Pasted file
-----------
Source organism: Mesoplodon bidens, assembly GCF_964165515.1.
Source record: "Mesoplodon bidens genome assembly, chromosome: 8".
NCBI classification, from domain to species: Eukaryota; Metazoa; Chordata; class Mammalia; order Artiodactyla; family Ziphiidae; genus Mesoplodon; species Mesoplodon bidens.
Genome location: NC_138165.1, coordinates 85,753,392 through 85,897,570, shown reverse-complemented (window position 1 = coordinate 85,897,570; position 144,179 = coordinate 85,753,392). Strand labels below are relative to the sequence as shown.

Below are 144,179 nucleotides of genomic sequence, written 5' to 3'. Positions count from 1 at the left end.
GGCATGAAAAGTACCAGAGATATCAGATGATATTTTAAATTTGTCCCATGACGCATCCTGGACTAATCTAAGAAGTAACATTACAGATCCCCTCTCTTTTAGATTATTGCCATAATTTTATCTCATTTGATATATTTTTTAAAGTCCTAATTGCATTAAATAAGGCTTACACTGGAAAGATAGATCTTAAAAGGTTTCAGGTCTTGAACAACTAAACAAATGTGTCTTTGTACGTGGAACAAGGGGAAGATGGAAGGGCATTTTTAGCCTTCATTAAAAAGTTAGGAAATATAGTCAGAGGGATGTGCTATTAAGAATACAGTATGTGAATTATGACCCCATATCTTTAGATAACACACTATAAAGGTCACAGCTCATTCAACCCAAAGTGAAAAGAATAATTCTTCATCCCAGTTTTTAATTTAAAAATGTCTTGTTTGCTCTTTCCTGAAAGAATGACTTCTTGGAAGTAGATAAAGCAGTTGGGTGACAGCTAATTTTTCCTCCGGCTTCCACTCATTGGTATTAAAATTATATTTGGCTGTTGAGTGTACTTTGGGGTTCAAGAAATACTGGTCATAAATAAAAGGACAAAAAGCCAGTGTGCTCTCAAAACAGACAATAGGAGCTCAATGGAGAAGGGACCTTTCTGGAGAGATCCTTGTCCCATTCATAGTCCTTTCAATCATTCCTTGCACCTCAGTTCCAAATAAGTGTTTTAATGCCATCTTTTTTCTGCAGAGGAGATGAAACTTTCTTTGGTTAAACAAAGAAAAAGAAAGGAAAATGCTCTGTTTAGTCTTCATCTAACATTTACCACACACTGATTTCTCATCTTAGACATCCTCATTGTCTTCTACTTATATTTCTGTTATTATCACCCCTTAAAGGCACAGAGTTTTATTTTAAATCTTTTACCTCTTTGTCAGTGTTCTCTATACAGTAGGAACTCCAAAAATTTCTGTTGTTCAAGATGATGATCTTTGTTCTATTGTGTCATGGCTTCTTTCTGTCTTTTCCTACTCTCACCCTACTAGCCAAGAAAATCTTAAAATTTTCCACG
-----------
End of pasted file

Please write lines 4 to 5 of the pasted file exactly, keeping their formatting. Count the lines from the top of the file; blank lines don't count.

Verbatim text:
Genome location: NC_138165.1, coordinates 85,753,392 through 85,897,570, shown reverse-complemented (window position 1 = coordinate 85,897,570; position 144,179 = coordinate 85,753,392). Strand labels below are relative to the sequence as shown.

Below are 144,179 nucleotides of genomic sequence, written 5' to 3'. Positions count from 1 at the left end.